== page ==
The 16 Biggest Fast-Food Flops of These Major Fast-Food Chains
Fast-food franchises are notorious for coming up with some crazy concoctions. Sometimes they’re a hit and other times they’re a total flop. We’ll give them one thing though: They sure are brave to test some funky foods in the market.
But with these launches, fast-food chains -- many of which make the Franchise 500 list -- had to pull the plug on some items. Wrong market, backlash or bad timing are just a few reasons to axe a food item. And as 2017 approaches, we can even be thanking them for removing some of these not-so-healthy foods, as we won’t be tempted to indulge in them while trying to commit to our New Year’s resolutions.
So for those looking to boost their health in the New Year, you won’t have to worry about any of these fast-food items getting in your way.
The fast-food giant founded in 1940 has had its fair share of menu item flops. From its early days offering pizza, spaghetti and chicken fajitas, it’s taken the fast-food leader a while to get it right.
Its 1996 attempt to offer a “higher-quality” cheeseburger, the “Arch Deluxe,” flopped pretty quickly as people were unwilling to pay extra for the “gourmet” ingredients like peppered bacon and cherry tomatoes. It turns out, people’s feelings haven’t changed. In 2013, McDonald's attempted to introduce another fancy burger item, the Sirloin Third-Pound burger, to the menu. It was deemed unsuccessful and was removed pretty quickly. (But that didn’t stop the company from a second attempt of the burger, rolling out the Sirloin Third-Pound again in 2015.)
The same year, the company tried to revamp its chicken game, too. It attempted to go beyond its classic McNuggets with Mighty Wings. The bone-in wings ended up being too spicy, expensive and unappetizing. McDonald’s pulled the plug pretty quickly. During this time, the company also broke the hearts of many of its fans when it took down Chicken Selects, a fancier alternative to McNuggets. Originally launched in 2006, they had a good nine-year run.
To celebrate Halloween in 2009, Taco Bell launched its Black Jack Taco, which featured the classic Taco Bell beef, baja sauce, lettuce and cheese in a black shell. Unfortunately, the odd-colored taco didn’t pick up traction amongst consumers, and the company eventually pulled it from its menu.
Also around the same time -- between 2008 and 2009 -- the Tex-Mex fast-food chain launched its fully loaded nachos -- and it too failed. The Spicy Chicken Crunchwrap Supreme managed to survive from 2006 to 2010 but eventually got nixed, too.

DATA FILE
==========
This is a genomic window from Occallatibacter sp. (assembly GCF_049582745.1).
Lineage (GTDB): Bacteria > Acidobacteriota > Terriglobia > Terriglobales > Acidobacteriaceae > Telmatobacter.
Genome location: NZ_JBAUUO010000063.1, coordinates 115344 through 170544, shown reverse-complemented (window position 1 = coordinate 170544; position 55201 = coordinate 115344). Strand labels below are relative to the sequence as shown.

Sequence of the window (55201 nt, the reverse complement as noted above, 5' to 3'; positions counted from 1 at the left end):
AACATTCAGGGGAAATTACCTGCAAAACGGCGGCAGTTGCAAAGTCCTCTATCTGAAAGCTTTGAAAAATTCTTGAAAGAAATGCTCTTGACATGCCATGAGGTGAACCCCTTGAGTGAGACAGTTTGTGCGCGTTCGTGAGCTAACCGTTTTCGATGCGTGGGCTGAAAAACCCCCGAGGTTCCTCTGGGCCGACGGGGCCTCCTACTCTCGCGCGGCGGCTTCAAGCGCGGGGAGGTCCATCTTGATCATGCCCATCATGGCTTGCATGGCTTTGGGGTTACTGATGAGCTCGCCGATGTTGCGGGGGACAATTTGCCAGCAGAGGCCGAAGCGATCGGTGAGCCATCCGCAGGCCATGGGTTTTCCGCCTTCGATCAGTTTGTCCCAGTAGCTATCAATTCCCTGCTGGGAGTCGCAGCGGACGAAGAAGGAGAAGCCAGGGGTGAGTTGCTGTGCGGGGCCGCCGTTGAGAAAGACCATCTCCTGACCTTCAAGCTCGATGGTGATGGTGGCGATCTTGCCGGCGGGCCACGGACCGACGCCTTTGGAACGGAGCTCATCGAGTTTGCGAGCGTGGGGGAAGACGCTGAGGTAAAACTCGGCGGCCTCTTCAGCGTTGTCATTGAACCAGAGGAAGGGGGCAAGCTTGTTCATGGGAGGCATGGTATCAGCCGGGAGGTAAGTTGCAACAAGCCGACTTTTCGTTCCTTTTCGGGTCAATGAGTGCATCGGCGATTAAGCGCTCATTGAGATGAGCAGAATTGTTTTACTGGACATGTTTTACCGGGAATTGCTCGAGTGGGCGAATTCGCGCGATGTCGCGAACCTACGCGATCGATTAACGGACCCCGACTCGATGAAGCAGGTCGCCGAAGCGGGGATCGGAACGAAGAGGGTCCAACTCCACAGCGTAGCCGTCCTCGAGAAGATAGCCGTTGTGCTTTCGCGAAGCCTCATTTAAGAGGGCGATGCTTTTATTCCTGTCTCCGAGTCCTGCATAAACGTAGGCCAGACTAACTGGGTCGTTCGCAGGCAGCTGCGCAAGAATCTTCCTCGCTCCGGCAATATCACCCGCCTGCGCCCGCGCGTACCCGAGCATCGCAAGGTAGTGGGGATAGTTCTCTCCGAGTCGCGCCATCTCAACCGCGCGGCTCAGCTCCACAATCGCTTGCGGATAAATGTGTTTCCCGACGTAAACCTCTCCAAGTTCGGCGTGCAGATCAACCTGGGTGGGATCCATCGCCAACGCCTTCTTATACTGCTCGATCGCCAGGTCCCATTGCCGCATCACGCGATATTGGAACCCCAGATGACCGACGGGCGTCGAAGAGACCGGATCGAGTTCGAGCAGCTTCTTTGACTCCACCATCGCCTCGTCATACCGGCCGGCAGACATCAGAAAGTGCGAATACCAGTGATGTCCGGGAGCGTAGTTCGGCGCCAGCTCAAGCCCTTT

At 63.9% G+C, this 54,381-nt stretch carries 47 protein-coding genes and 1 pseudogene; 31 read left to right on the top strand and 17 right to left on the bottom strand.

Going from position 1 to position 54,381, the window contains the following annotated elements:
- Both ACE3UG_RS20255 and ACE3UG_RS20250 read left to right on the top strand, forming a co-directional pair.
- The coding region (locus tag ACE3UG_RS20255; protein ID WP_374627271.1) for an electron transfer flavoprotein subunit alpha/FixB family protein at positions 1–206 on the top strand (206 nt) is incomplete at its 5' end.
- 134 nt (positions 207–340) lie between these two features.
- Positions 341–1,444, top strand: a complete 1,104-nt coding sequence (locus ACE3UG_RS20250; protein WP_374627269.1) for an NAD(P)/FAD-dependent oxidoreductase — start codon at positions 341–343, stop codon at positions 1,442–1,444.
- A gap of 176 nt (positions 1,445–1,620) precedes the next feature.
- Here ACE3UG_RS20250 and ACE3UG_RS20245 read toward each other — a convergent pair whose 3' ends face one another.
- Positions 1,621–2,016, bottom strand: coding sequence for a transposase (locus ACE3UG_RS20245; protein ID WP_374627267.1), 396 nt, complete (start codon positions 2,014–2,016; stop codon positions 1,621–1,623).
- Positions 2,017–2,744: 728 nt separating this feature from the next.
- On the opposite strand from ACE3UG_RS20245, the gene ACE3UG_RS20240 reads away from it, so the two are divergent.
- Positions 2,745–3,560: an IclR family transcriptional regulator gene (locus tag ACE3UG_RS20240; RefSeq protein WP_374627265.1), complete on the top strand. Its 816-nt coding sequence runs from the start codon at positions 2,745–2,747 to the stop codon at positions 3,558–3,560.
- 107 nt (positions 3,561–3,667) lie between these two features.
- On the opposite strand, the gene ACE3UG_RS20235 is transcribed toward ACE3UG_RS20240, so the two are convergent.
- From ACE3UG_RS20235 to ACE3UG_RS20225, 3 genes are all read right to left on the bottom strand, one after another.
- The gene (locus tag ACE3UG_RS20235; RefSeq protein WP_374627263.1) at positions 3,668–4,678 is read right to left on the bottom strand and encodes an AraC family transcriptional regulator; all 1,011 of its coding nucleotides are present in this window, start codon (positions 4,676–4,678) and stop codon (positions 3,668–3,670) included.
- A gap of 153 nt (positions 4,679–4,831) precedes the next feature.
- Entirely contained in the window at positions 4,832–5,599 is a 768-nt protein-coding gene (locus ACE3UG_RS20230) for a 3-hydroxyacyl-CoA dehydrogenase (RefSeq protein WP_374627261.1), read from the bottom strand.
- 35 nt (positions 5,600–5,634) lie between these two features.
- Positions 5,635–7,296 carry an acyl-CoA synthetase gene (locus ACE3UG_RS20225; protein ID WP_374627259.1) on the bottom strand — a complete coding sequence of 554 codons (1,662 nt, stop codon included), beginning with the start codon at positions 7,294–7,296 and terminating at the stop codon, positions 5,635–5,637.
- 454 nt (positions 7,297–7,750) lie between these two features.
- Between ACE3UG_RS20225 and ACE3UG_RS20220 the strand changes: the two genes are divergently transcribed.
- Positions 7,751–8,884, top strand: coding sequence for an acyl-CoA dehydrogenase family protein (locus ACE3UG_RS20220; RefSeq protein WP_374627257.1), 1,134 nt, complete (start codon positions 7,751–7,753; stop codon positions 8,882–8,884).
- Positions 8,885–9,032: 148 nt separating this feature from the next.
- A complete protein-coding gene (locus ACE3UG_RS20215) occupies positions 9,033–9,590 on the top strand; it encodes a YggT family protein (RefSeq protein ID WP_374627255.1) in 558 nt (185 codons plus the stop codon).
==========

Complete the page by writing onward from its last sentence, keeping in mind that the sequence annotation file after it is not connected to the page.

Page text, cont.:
Fast-food chains have always tried to take a stab at offering “healthy alternatives” on their menus, and it’s pretty humorous to see what they come up with. In 2013, Burger King tried to make its French fries healthier with its Satisfries -- a “low-calorie” alternative to the franchise’s normal, potato grease sticks. Claiming the fries used a less porous batter so they absorbed less oil, people weren’t sold and Burger King axed the item in August of 2014.
The fast-food giant should know that customers tend to gravitate towards their regular fries after its attempt to offer Shake ‘em up fries in 2002. The out-there menu item came with a bag of fries and a pouch of powdered flavor, such as cheese, which you were to combine and shake in the bag. Turns out, when people want fast food, they want it now, and they didn’t want to “Mix ‘em, shake ‘em, munch ‘em” like Burger King instructed. The fries didn’t even last a year on Burger King’s menu.
Sure, millennials like nice stuff, but not when it comes to fast food.
Back in 2014, Pizza Hut attempted a major rebrand to become more “gourmet” with a focus on millennials. Along with a shift in its marketing strategy, the company attempted to change the menu by offering “artisan” pizzas with fancy options like Peruvian cherry peppers, Asiago crust and honey Sriracha sauce. Unfortunately, the rebrand seemed to flop -- and ultimately backfire, causing a loss in sales.The company pulled the plug on the whole gourmet thing in 2015 and decided to go back to its mainstream menu options.
Pickle O’s are a relic of Sonic’s past. Well, sort of. Introduced back in the ‘60s, Sonic offered these fried pickles for a limited time in 2003 in celebration of its 50th birthday. The appearance was brief though -- upsetting many fans. As a dish is mostly offered in the South, it’s likely didn’t they pick up in Sonics above the Mason Dixie.
Another dud: Sonic’s sweet and savory French Toaster Breakfast Sandwich. Launched in 2015, the sandwich had eggs, cheese and sausage or bacon between two slices of sugary French toast. The company dropped the sugary aspect of the item, and began offering the breakfast sandwich with normal bread.
Jack in the Box
Way back when (circa 1979), Jack in the Box used to have an option for its most indecisive customers: Frings, a combination of curly fries and onion rings. Unfortunately, they began to fizzle out only a few years in.
That didn’t stop Jack in the Box from testing out some other fast-food sides though. In 2008, the chain offered Macaroni Bites with breaded, fried triangles filled with gooey mac and cheese. These didn’t take off and eventually fell off the menu, along with Jack in the Box’s mozzarella sticks, too.
Sometimes brands should stick to what they do best. In Wendy’s case, that’s hamburgers and milkshakes. But in 2006, the eatery decided to branch out and offer “deli-style” artisan Frescata sandwiches, like the club, roasted turkey, ham and cheese and chicken salad. It turns out, people prefer Subway for that and these sandwiches disappeared from the menu in 2007.